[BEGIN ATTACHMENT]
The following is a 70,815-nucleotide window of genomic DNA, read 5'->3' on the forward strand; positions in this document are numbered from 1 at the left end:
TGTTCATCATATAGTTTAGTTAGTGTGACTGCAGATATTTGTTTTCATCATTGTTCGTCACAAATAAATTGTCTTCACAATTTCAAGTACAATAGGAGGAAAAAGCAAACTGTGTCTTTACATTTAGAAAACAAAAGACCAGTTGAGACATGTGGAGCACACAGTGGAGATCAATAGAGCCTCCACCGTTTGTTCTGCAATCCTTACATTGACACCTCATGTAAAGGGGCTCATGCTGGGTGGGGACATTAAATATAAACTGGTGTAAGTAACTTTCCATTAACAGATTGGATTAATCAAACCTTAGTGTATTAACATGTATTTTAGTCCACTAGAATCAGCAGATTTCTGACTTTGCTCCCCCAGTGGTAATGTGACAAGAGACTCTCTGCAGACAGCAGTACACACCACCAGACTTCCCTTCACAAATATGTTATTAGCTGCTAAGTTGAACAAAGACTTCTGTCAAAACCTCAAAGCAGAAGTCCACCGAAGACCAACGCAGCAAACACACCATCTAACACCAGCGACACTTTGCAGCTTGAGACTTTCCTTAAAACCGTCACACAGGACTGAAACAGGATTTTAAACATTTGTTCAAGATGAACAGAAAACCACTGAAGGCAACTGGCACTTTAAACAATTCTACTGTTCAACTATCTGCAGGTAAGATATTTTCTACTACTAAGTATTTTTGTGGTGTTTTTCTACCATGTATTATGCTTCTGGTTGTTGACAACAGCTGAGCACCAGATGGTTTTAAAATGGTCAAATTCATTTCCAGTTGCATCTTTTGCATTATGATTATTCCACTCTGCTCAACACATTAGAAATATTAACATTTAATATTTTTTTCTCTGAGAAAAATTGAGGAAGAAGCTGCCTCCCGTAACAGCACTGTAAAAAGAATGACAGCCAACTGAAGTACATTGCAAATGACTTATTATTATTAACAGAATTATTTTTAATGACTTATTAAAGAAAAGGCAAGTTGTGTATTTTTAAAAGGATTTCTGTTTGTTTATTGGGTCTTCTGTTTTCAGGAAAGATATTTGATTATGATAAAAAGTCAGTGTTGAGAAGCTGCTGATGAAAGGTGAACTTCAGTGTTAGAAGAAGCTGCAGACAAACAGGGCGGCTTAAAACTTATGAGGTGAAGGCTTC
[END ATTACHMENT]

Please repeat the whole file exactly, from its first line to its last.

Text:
The following is a 70,815-nucleotide window of genomic DNA, read 5'->3' on the forward strand; positions in this document are numbered from 1 at the left end:
TGTTCATCATATAGTTTAGTTAGTGTGACTGCAGATATTTGTTTTCATCATTGTTCGTCACAAATAAATTGTCTTCACAATTTCAAGTACAATAGGAGGAAAAAGCAAACTGTGTCTTTACATTTAGAAAACAAAAGACCAGTTGAGACATGTGGAGCACACAGTGGAGATCAATAGAGCCTCCACCGTTTGTTCTGCAATCCTTACATTGACACCTCATGTAAAGGGGCTCATGCTGGGTGGGGACATTAAATATAAACTGGTGTAAGTAACTTTCCATTAACAGATTGGATTAATCAAACCTTAGTGTATTAACATGTATTTTAGTCCACTAGAATCAGCAGATTTCTGACTTTGCTCCCCCAGTGGTAATGTGACAAGAGACTCTCTGCAGACAGCAGTACACACCACCAGACTTCCCTTCACAAATATGTTATTAGCTGCTAAGTTGAACAAAGACTTCTGTCAAAACCTCAAAGCAGAAGTCCACCGAAGACCAACGCAGCAAACACACCATCTAACACCAGCGACACTTTGCAGCTTGAGACTTTCCTTAAAACCGTCACACAGGACTGAAACAGGATTTTAAACATTTGTTCAAGATGAACAGAAAACCACTGAAGGCAACTGGCACTTTAAACAATTCTACTGTTCAACTATCTGCAGGTAAGATATTTTCTACTACTAAGTATTTTTGTGGTGTTTTTCTACCATGTATTATGCTTCTGGTTGTTGACAACAGCTGAGCACCAGATGGTTTTAAAATGGTCAAATTCATTTCCAGTTGCATCTTTTGCATTATGATTATTCCACTCTGCTCAACACATTAGAAATATTAACATTTAATATTTTTTTCTCTGAGAAAAATTGAGGAAGAAGCTGCCTCCCGTAACAGCACTGTAAAAAGAATGACAGCCAACTGAAGTACATTGCAAATGACTTATTATTATTAACAGAATTATTTTTAATGACTTATTAAAGAAAAGGCAAGTTGTGTATTTTTAAAAGGATTTCTGTTTGTTTATTGGGTCTTCTGTTTTCAGGAAAGATATTTGATTATGATAAAAAGTCAGTGTTGAGAAGCTGCTGATGAAAGGTGAACTTCAGTGTTAGAAGAAGCTGCAGACAAACAGGGCGGCTTAAAACTTATGAGGTGAAGGCTTC